PlayStation 2

Sony's second home video game console, part of the sixth generation of consoles

The PlayStation 2 (PS2) is Sony's second video game console. It was released in March of 2000. The one before this was PlayStation (or PS1). The next PlayStation is PlayStation 3 which was released in November 2006. The PlayStation 2 competed with the Dreamcast, the Nintendo GameCube and the Microsoft Xbox during its lifetime.

The PlayStation 2 console

The controllers of the PlayStation 2 are similar to the Dual Analog controllers for the first PlayStation. Some games are online, such as Call of Duty World at War Final Fronts, and a few connect with the PlayStation Portable (or PSP). The PS2 is very successful and games were still made for it after the PlayStation 3 was made. The PlayStation 2 is the world's best-selling console. It has sold around 159 million units since its launch in March 2000, and is fully compatible with PlayStation (PS1) games. Sony announced that they had discontinued the PlayStation 2 in Japan on December 28, 2012 and worldwide on January 4, 2013.[1] The last two games for the system were FIFA 14 and Pro Evolution Soccer 2014 (released only in Europe) in late 2013 (a week before the PlayStation 4's release date). Both these games also had PS3 and PS4 versions. Online functionalities had ended on March 31, 2016. Repair for the system had ended in Japan on September 7, 2018.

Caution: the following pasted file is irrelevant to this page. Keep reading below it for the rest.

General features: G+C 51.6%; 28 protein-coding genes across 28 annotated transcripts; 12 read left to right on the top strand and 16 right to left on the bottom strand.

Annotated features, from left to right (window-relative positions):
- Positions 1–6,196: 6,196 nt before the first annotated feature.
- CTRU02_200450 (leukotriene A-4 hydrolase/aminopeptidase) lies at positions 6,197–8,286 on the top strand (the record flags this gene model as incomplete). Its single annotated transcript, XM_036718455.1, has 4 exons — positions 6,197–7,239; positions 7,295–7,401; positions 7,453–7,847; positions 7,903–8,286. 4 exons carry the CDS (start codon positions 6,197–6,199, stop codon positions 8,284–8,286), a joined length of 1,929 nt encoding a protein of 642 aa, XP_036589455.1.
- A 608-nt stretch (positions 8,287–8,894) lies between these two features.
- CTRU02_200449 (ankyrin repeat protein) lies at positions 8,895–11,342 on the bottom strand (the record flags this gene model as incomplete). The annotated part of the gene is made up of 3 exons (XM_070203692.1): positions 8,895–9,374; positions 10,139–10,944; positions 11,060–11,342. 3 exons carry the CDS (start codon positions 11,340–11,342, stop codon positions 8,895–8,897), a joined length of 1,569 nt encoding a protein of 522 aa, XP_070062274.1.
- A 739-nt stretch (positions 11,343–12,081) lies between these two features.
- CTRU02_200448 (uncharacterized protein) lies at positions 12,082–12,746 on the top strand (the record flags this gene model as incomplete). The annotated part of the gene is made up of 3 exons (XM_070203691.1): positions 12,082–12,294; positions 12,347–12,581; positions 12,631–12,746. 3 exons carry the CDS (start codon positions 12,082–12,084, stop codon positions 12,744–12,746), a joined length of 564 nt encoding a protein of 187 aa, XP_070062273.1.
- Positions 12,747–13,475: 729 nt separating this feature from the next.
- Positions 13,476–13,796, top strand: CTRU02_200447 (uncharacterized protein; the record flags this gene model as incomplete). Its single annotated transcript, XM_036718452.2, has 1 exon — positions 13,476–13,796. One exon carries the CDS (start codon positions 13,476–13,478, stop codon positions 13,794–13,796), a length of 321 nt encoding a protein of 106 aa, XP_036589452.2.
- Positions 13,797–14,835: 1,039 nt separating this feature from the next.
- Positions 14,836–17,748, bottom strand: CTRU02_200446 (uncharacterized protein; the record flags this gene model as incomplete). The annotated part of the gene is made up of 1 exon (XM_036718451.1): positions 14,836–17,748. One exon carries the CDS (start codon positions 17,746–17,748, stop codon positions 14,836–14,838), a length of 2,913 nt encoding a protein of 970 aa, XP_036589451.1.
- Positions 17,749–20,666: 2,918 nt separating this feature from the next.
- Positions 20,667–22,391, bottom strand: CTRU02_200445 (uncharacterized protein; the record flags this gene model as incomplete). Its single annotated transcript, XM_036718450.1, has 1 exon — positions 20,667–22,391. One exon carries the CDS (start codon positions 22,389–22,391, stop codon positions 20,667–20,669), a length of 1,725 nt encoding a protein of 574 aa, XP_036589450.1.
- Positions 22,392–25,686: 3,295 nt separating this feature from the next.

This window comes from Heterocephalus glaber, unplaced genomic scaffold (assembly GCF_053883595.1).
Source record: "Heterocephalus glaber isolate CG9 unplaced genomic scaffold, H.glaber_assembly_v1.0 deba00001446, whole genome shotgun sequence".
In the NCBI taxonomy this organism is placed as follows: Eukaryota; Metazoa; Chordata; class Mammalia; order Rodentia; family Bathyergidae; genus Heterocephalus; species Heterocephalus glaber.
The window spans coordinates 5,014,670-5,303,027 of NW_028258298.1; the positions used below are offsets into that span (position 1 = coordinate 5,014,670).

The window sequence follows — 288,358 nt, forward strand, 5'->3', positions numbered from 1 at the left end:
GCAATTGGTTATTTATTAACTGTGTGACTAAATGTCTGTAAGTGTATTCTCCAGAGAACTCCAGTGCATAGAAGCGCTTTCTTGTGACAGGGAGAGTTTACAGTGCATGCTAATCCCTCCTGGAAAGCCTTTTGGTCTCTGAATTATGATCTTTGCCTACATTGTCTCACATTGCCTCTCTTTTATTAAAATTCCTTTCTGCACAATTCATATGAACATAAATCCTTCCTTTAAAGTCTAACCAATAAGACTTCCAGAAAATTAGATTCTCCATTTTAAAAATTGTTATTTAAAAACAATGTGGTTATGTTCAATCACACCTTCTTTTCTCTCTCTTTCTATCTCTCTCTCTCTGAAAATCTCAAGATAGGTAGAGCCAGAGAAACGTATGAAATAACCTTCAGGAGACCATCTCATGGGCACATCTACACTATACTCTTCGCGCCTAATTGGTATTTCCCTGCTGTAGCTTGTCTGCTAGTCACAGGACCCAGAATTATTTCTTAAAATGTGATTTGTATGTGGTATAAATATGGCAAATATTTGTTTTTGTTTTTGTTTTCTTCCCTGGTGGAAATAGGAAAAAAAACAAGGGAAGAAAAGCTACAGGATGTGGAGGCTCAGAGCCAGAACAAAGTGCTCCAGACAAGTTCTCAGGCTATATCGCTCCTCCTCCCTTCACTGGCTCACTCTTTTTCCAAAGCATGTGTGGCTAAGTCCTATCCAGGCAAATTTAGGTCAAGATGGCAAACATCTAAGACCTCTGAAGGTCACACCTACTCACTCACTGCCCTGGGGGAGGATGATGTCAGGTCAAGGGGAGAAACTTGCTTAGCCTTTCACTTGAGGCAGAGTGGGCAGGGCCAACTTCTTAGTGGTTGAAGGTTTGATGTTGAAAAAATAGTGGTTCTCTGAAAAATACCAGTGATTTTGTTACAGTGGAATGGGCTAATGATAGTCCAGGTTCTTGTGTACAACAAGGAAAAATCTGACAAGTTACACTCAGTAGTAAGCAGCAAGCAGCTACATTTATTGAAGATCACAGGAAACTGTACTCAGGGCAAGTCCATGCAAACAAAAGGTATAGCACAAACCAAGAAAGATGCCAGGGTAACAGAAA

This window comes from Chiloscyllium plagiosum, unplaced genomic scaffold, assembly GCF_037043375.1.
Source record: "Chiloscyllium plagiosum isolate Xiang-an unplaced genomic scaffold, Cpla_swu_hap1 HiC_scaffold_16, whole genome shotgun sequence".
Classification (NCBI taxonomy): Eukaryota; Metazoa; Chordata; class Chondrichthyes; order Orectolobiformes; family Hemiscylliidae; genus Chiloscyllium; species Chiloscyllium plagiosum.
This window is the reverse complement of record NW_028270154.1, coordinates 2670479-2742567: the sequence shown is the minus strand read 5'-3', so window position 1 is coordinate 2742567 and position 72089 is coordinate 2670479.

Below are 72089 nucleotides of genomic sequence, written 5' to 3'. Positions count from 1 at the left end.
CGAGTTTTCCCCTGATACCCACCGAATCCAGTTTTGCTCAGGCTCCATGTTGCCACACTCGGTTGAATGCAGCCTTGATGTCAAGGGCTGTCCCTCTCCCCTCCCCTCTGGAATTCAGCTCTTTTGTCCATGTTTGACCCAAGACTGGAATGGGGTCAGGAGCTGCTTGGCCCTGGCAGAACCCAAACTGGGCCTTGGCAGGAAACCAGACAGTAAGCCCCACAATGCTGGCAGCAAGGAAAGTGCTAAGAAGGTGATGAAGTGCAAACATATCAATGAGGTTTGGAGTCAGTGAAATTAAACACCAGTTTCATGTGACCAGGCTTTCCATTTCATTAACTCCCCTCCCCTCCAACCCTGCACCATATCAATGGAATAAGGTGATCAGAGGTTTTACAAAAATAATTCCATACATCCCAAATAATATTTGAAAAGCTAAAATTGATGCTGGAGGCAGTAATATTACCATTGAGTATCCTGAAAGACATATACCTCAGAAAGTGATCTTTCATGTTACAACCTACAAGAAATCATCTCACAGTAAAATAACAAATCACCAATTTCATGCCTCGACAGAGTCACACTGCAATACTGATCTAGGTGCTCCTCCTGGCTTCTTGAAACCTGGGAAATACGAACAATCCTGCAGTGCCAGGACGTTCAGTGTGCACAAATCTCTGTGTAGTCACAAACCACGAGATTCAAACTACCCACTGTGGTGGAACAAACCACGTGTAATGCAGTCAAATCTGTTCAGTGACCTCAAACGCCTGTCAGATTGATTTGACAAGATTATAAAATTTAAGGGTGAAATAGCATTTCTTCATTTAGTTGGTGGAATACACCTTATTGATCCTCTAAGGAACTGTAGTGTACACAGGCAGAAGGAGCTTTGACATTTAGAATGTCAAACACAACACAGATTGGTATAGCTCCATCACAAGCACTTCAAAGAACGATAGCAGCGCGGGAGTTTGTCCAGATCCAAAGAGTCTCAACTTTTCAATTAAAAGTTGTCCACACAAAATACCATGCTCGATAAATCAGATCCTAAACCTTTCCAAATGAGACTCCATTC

PSXEdit

The PSX was released in 2003. It was a video recorder that allowed you to play PlayStation 2 games. It had a built-in hard drive (up to 250 GB). It did not sell well, because it cost too much money, so it was not released outside of Japan.[2] Grand Theft Auto: San Andreas became the most sold game, with over 27.5 million copies sold.

ReferencesEdit

  1. "PlayStation 2 manufacture ends after 12 years". The Guardian. 4 January 2013. Retrieved 2013-03-25.
  2. "Next Gen Console Wars: Revenge of Kutaragi". 13 June 2005. Archived from the original on 2005-06-23. Retrieved 30 September 2014. Archived from the original Archived 2013-12-14 at the Wayback Machine